Washington, Dec 3 (ANI): In some families, a child is born as a son, but develops physically as a female, although she may not menstruate, and her brothers and male cousins may have underdeveloped or ambiguous genitalia.
Now, experts at NYU Langone Medical Center have identified a gene that appears to be an important switch in determining whether the biological program for the development of gender will go according to plan, or if, when mutated, will cause a glitch in the program.
The discovery allows researchers to explain the cause of so-called 'intersex' conditions.
"MAP3K1 may hold the key to understanding how these various genes are connected," said Harry Ostrer, director of the Human Genetics Program at the Centre.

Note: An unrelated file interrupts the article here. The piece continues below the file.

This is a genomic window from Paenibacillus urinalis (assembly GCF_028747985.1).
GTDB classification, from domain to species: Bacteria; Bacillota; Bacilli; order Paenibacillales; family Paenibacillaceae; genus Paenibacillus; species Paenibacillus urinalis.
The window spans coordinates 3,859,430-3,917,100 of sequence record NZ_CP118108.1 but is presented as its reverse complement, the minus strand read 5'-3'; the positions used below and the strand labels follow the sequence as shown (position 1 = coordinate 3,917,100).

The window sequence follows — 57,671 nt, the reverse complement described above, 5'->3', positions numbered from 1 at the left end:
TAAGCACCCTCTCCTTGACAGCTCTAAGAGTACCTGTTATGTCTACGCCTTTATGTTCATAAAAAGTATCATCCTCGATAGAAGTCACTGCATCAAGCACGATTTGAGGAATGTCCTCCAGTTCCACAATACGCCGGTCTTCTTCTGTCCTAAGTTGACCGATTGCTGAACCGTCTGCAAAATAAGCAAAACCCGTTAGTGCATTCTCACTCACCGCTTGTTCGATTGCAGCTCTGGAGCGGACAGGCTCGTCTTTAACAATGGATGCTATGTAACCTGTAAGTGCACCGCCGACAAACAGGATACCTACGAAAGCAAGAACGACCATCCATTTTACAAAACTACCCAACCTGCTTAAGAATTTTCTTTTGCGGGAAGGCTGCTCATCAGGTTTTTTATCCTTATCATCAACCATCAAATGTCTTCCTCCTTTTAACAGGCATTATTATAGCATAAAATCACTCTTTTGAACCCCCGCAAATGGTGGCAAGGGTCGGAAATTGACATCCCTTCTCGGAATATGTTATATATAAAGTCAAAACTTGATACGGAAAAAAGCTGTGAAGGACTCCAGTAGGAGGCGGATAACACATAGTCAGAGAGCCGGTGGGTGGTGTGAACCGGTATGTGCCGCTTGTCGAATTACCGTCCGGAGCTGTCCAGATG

Ostrer and collaborators in England, Australia, and France, spent nine years searching for the gene responsible for disorders of sex determination in two families, one in France and the other in New Zealand.
Some of the women in the study with the Y chromosome had only partially developed ovaries, an overdeveloped clitoris, and excessive hair, while others had tumours in their ovaries.
Some of the men had a urethral opening on the underside of their penis or had an abnormally small penis. Some were also infertile
All of these individuals had a normal SRY gene, leading the researchers to suspect that MAP3K1 may influence the activity of that gene.
To better understand the prevalence and identify new genes and pathways, Ostrer is setting up a national consortium to sequence the genomes of affected individuals and their parents.
The study appears in the December 2, 2010, issue of the American Journal of Human Genetics. (ANI)